Battery Of The Dead: A Flames Of War Scenario

Bagration: Axis Allies

Battery Of The Dead:
Battery Of The Dead: A Flames Of War Scenario

by Wayne Turner

On 26 September 1944 at the village of Királyhegyes, near the Hungary-Romanian border, the Hungarian 2nd Battery of the 7th Assault Gun Battalion (7. Rohamtüzérosztály) engaged the tanks of the Soviet 18th Tank Corps. During the battle they knocked out twelve T-34 tanks, but lost all nine of their StuG G assault guns in the process earning the nickname The Battery of the Dead.

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2nd Battery, 7th Assault Gun Battery
Transylvania 1944
The story of the second ‘Battery of the Dead’ began on 24 September 1944. The Red Army’s 799th Rifle Regiment had occupied the village of Csanádpalota on the Transylvanian border after chasing out a small force of border guards, gendarmes and anti-aircraft troops.

The Hungarian division in the area was the 8th Reserve Infantry Division, and in support they had the 7th Assault Gun Battalion. The 2nd Battery had just arrived in the area with their new StuG G assault guns.
Hungarian StuG III G
Battery Commander
The battery was under the command of 24-year old Lieutenant Barnabás Kőszeghy, mounted in assault gun ‘700’. He was assigned to the 7th Assault Gun Battalion in September after his recent marriage. However, he did not miss out on the action for long. His transfer led to a period of training in Germany on StuG G assault guns, before his battery was finally sent to the Hungarian Third Army front.
Soviet Surprise Attack
On the morning of 25 September the battery was assigned to retake the village of Csanádpalota and cut Soviet supply lines. At about 0800 hours Kőszeghy’s battery was ready to attack. A battalion from the 12th Reserve Infantry Regiment assigned to support them was still making preparations for the attack when a Soviets attack overran their positions at 1000 hours, scattering the assembling infantry.

‘Officer to the Hungarian Order of Merit with War Decoration’ medal as posthumously awarded to Lieutenant Barnabás Kőszeghy for his actions at Rákóczi Csárda.
Officer to the Hungarian Order of Merit with War Decoration
Counterattack on Csanádpalota
Kőszeghy’s 2nd Battery, 7th Assault Gun Battalion, launched an immediate counterattack. They faced a unit of T-34/85 tanks from the Red Army’s 18th Tank Corps. They knocked out a T-34 tank and forced three to retreat. They were joined in their attack by a company of the 12th Reserve Infantry Regiment under Lieutenant Vilmos Bondor. In a space of about 20 minutes they had pushed Soviets back 12 kilometres.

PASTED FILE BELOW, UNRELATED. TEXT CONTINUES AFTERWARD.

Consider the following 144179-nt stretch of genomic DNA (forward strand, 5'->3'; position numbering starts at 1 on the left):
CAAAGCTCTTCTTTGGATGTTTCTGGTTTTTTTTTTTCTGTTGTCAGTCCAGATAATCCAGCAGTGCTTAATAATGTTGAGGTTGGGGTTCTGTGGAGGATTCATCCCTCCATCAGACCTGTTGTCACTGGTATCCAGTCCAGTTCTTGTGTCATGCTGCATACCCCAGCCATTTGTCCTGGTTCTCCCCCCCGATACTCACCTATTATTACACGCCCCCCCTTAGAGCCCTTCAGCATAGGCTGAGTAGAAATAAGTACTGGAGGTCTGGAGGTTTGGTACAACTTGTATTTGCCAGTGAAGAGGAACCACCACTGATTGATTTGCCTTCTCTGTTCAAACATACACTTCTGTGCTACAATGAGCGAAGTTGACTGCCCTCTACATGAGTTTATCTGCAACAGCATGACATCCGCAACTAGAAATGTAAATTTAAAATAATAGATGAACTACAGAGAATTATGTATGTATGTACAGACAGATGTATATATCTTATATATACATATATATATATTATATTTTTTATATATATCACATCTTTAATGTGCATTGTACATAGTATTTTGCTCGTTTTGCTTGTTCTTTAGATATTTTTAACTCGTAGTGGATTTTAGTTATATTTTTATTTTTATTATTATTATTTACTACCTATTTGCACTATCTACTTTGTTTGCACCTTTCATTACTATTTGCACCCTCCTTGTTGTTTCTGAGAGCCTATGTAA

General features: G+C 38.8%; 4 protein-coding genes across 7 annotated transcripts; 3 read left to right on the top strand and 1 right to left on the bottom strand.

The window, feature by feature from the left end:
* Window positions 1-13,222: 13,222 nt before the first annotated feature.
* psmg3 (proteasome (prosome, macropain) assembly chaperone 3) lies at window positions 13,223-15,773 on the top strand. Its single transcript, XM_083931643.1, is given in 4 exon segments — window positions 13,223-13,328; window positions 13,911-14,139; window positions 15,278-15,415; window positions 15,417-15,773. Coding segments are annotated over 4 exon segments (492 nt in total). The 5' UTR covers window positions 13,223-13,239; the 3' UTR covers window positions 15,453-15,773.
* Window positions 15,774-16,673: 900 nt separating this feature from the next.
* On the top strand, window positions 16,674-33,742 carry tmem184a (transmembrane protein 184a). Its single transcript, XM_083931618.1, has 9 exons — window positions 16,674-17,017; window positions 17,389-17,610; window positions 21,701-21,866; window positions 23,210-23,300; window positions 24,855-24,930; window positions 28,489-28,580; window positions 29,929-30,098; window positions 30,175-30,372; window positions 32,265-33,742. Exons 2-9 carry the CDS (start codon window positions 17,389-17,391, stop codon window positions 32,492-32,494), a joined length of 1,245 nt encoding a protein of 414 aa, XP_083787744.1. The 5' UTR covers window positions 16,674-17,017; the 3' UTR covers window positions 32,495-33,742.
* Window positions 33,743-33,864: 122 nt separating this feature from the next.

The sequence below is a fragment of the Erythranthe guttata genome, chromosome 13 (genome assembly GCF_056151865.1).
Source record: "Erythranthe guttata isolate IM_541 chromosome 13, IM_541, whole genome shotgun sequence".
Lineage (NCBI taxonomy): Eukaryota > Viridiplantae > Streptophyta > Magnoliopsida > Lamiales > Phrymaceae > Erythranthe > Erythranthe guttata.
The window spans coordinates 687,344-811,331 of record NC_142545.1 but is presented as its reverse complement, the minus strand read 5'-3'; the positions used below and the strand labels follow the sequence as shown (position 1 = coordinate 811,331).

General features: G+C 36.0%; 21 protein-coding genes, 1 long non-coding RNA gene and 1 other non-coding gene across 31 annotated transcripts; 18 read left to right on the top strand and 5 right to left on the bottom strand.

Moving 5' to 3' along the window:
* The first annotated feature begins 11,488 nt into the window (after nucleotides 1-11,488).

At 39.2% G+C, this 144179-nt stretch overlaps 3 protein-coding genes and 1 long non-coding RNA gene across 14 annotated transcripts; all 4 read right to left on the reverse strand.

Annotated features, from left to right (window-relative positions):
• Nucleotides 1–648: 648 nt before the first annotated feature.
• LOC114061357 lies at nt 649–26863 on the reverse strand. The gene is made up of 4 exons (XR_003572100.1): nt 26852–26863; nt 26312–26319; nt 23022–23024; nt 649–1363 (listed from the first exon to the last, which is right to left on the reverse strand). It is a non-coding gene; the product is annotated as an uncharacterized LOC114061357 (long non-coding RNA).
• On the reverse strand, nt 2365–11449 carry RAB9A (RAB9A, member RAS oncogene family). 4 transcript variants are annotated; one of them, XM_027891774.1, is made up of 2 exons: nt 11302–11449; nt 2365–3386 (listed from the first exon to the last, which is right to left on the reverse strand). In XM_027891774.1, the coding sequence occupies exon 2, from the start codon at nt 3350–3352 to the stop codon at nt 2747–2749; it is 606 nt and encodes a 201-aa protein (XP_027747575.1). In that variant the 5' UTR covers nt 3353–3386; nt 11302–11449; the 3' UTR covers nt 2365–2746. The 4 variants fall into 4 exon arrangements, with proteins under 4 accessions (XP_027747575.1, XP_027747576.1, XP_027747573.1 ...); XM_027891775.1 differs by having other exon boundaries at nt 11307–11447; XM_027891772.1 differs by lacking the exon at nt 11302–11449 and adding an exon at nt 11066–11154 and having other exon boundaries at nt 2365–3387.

A report received by Lieutenant Bondor the previous night indicated Csanádpalota was not very strongly held. A few anti-tank guns on the village’s northern outskirts and some tanks undergoing repairs in the village square was all that defended it.
Soviet T-34/85 obr 1943
Supported by the assault guns, the infantry attacked the village and quickly advanced to the square where they took the Soviet command post. Bondor was later commended for his courage as he took part in the assault to take the village. He ignored the enemy tanks to get behind anti-tank and machine-gun positions, taking part in assaults to take out the nests one-by-one. Many Soviets fled and abandoned their equipment. Those that resisted retreated into the houses and fought from them. The battle for the village took 30 minutes, and by 1130 hours the Hungarians were back in possession of Csanádpalota.
Hungarian and Soviet steel clash
Soviet prisoners were herded into the village church and the infantry went about sweeping the area for more enemy. Many of the Red Army soldiers loitered drunk in the streets, making them easy to round-up. The Hungarian casualties were just one killed and three wounded. One assault gun was damaged. The Soviets lost 13 T-34 tanks, four anti-tank guns and 23 prisoners taken.

News soon arrived that the Red Army was advancing on the southwest flank and the Hungarian victors of Csanádpalota prepared for a Soviet counterattack.  8th Reserve Infantry Division ordered all troops to withdraw, except the battery of assault guns and the III Battalion, 12th Reserve Infantry Regiment in Csanádpalota.